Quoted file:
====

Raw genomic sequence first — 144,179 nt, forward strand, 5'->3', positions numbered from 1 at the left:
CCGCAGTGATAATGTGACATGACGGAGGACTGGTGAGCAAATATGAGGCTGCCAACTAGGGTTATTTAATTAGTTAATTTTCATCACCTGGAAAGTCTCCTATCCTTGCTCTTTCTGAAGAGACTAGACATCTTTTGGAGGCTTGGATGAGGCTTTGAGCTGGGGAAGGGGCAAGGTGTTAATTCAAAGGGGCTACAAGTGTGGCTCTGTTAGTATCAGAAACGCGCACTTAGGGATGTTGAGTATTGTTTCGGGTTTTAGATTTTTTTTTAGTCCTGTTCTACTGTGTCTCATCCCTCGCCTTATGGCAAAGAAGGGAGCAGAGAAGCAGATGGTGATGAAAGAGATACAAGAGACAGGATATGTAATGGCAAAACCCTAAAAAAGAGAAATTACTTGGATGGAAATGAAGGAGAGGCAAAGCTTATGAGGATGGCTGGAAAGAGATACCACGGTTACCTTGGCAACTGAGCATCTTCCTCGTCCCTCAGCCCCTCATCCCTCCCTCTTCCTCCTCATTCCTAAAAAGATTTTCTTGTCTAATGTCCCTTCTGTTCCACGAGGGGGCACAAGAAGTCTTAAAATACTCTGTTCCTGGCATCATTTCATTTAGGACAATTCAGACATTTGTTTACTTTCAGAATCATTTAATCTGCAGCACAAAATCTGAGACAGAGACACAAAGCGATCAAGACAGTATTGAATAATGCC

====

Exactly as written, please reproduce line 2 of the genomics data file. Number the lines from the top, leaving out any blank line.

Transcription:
CCGCAGTGATAATGTGACATGACGGAGGACTGGTGAGCAAATATGAGGCTGCCAACTAGGGTTATTTAATTAGTTAATTTTCATCACCTGGAAAGTCTCCTATCCTTGCTCTTTCTGAAGAGACTAGACATCTTTTGGAGGCTTGGATGAGGCTTTGAGCTGGGGAAGGGGCAAGGTGTTAATTCAAAGGGGCTACAAGTGTGGCTCTGTTAGTATCAGAAACGCGCACTTAGGGATGTTGAGTATTGTTTCGGGTTTTAGATTTTTTTTTAGTCCTGTTCTACTGTGTCTCATCCCTCGCCTTATGGCAAAGAAGGGAGCAGAGAAGCAGATGGTGATGAAAGAGATACAAGAGACAGGATATGTAATGGCAAAACCCTAAAAAAGAGAAATTACTTGGATGGAAATGAAGGAGAGGCAAAGCTTATGAGGATGGCTGGAAAGAGATACCACGGTTACCTTGGCAACTGAGCATCTTCCTCGTCCCTCAGCCCCTCATCCCTCCCTCTTCCTCCTCATTCCTAAAAAGATTTTCTTGTCTAATGTCCCTTCTGTTCCACGAGGGGGCACAAGAAGTCTTAAAATACTCTGTTCCTGGCATCATTTCATTTAGGACAATTCAGACATTTGTTTACTTTCAGAATCATTTAATCTGCAGCACAAAATCTGAGACAGAGACACAAAGCGATCAAGACAGTATTGAATAATGCC